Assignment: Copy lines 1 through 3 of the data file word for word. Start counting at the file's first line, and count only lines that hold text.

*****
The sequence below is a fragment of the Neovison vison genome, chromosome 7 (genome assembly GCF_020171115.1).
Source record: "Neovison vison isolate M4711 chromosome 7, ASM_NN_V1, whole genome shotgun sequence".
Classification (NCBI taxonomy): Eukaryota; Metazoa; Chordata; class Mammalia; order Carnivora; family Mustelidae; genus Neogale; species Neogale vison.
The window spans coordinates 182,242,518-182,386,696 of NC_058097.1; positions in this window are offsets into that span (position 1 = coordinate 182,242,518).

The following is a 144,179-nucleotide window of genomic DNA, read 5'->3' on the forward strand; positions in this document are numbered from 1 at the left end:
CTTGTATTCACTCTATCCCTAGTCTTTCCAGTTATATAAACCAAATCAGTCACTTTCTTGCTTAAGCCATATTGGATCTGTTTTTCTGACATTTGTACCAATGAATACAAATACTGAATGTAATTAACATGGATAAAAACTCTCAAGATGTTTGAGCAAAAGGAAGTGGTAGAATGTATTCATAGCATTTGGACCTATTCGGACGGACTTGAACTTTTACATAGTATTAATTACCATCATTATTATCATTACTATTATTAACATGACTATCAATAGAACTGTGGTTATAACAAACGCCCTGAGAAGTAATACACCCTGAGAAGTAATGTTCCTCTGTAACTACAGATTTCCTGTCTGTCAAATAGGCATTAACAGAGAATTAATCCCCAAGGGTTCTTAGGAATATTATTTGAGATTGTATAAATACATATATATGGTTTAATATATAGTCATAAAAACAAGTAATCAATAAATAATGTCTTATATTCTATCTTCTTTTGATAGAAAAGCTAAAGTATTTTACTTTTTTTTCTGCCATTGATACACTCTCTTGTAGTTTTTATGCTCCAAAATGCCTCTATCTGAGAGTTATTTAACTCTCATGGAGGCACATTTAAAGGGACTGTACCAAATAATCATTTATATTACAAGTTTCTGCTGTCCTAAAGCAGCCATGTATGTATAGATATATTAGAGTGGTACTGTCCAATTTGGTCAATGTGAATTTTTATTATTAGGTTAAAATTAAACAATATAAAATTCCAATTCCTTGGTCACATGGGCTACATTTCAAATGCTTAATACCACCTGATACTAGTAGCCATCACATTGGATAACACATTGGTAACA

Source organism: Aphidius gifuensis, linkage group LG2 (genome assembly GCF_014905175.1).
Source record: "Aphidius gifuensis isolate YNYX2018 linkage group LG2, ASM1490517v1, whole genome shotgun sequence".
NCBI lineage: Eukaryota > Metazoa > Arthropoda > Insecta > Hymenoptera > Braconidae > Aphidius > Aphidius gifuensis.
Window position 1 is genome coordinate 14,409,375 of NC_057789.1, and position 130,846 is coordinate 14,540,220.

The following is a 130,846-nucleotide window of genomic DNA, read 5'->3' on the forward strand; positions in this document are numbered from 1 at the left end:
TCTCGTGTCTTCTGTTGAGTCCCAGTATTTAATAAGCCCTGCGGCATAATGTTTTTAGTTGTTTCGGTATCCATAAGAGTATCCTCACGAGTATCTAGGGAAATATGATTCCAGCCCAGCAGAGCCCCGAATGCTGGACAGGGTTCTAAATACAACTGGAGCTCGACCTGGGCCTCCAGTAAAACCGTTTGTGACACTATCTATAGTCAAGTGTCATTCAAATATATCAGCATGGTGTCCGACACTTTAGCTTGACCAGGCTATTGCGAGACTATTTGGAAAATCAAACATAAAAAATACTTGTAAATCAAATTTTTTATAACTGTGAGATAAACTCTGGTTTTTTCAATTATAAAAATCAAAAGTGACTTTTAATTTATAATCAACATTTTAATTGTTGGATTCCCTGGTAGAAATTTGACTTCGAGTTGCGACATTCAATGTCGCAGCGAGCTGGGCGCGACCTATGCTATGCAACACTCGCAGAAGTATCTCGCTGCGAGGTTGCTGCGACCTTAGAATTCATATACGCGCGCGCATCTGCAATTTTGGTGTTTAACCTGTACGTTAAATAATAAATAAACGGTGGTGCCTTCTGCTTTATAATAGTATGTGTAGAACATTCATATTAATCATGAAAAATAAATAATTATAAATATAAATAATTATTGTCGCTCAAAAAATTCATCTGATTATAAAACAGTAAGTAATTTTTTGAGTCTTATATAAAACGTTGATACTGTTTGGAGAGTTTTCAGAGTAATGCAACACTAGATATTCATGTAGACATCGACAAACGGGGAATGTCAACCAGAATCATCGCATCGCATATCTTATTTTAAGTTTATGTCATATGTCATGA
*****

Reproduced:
The sequence below is a fragment of the Neovison vison genome, chromosome 7 (genome assembly GCF_020171115.1).
Source record: "Neovison vison isolate M4711 chromosome 7, ASM_NN_V1, whole genome shotgun sequence".
Classification (NCBI taxonomy): Eukaryota; Metazoa; Chordata; class Mammalia; order Carnivora; family Mustelidae; genus Neogale; species Neogale vison.